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In yet another collaboration this weekend, the Mendelssohn Club of Philadelphia, Black Pearl Chamber Orchestra, and pianist, Ching-Yun Hu came together to present an evening of Beethoven and Gill. The concert began with a rousing performance of Beethoven's "Overture to Fidelio". The Black Pearl Chamber Orchestra delivered with energy and enthusiasm. The evening then took us back in time to Beethoven's Second Symphony which displayed new romantic era qualities on a classical foundation. Listening to this work today we tend to overlook Beethoven's innovations, but according to the program notes, "Audiences didn't quite know what to make of such unusual music".
The evening leaped forward to 2013 after the intermission with Jeremy Gill's "Before the Wresting Tides". Gill provided us with some background into the piece commissioned by the Mendelssohn Club in an article here, several days before the concert. I find that introductions to brand new works are very useful. Perhaps this is because I am often more engaged with classical music when I also associate visuals to go along with what I am hearing. Even if you are not one who seeks visual inspiration, you may find the thought process behind the composition to be fascinating. Gill described how his new work would be paired with Beethoven's Choral Fantasy. Both works included the same instruments, a piano concerto, and chorus.
Jeremy Gill found himself faced with an unexpected challenge for both concerts in the series. Alan Harler, Music director of the Mendelssohn Club, had planned to conduct both the Choral Fantasy and Gill's work, but suddenly fell ill before the first concert. Who better to fill in, but the composer, himself? As they say in theater, "the show must go on", and Gill did a fine job as emergency substitute.
I have to admit a lack of comprehension of poetry. I can barely understand the "high art" poetry often set in contemporary art song when I simply read the text. Add melody to the words, complex musical accompaniment, plus the unfamiliarity of a brand new work, and I'm completely lost in a matter of seconds. So my brain revolts and spends its energy locked onto the instrumental part and largely ignores the rest. The result for me was that my experience listening to Gill's "Before the Wresting Tides" may have been very different from others in the audience. Of course this is one of the beauties of new music, too. Free of opinions, history, and reviews, it is a very personal experience.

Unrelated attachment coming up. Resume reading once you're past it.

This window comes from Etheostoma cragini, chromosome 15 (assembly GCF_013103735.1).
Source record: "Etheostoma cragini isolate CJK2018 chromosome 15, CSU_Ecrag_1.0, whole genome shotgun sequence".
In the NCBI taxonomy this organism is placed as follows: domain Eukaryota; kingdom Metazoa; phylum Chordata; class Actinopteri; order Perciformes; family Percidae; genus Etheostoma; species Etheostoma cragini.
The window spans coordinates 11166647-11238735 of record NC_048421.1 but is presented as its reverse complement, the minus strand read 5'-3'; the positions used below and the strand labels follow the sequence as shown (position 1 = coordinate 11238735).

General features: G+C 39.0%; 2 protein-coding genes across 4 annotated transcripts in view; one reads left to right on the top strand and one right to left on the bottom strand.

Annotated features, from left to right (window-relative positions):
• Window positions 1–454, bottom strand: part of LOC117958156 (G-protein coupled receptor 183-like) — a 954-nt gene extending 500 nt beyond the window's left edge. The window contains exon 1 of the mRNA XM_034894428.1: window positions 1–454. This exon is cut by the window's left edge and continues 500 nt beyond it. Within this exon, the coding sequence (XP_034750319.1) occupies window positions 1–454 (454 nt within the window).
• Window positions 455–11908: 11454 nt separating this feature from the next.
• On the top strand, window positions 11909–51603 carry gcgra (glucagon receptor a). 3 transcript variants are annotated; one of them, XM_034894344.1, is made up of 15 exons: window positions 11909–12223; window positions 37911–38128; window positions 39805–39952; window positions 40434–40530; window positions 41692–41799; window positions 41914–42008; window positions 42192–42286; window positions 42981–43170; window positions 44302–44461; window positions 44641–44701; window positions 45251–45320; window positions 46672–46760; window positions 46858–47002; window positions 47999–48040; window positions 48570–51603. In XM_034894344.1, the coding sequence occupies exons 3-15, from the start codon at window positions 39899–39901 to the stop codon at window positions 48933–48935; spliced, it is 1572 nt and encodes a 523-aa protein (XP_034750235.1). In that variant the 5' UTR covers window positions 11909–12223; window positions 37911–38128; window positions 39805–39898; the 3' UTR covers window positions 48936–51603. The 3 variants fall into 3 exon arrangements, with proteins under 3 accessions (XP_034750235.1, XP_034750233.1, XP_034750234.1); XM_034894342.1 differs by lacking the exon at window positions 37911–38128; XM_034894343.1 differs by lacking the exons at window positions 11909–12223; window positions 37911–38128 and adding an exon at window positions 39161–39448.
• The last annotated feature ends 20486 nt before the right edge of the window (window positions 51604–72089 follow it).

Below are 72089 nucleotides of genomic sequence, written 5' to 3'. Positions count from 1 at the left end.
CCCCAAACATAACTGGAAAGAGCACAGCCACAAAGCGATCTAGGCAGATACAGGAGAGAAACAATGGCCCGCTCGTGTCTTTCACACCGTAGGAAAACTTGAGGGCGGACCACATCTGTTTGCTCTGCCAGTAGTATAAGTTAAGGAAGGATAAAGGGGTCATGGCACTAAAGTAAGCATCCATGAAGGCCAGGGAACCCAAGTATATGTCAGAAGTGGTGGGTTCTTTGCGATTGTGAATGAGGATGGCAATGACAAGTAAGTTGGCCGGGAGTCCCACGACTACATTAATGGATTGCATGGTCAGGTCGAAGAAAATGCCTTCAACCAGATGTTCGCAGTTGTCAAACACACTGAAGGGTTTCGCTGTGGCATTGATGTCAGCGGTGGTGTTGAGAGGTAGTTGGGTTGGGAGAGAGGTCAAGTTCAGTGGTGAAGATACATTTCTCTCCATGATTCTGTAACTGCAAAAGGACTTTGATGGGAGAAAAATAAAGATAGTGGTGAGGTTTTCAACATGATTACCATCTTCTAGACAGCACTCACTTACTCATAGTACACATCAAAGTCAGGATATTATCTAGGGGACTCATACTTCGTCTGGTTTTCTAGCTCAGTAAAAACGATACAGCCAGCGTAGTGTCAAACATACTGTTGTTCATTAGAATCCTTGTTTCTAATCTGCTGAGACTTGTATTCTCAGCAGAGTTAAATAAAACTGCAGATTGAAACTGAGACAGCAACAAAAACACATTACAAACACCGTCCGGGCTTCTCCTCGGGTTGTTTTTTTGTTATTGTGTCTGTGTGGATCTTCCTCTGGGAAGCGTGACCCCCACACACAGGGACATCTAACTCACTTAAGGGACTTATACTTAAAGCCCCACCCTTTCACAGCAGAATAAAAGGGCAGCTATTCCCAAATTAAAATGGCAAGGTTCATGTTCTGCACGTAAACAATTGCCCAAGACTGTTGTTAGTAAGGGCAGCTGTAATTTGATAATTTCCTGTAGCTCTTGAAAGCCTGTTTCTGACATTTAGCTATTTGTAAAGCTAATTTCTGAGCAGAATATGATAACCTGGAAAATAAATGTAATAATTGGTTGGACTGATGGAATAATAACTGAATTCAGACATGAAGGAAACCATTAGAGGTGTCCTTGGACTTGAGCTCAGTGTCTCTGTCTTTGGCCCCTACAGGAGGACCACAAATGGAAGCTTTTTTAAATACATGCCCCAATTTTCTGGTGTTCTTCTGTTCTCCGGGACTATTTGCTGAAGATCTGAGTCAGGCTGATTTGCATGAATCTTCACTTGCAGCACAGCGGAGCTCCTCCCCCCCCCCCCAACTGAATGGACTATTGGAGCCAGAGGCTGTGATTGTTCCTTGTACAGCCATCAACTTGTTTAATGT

The unusual choice of using timpani to represent bells provided a focal point to the beginning of the work. Images of coastal towns and stormy seas flashed through my head. The combination of the full chamber orchestra, large chorus and Hu's strong presence on the piano delivered an immense wall of sound to the audience that made the softer sections even more dramatic. The timpani "bells" tolled again at the end of the piece, but more softly, and in a different musical setting. I had the distinct feeling that we had be transported to another place.
According to the program notes, Beethoven completed the Choral Fantasy in only about two weeks. How did he accomplish this? First, by borrowing themes from other works and second by improvising the opening piano part during the premier and notating it later. This is almost inconceivable today. It was fun to discover bits of music that would find their way into later works such as a variation of "Ode to Joy" that would re-emerge in his ninth symphony.
Even though this concert contained three works from Beethoven, they were quite different from each other, and Gill's work provided a nice contrast. Collaborations like this bring a refreshing mix to the audience and an even better opportunity to fill seats. In fact, ushers were needed to fill in the gaps to what appeared to be a sold out concert. Performances from all the musicians were excellent and many in the audience lingered to talk to them and enjoy a reception.
* Photo: Sonya Tokarchyk
Disclaimer: This article is an observation from the viewpoint of a "regular member" of the audience, not a critical review.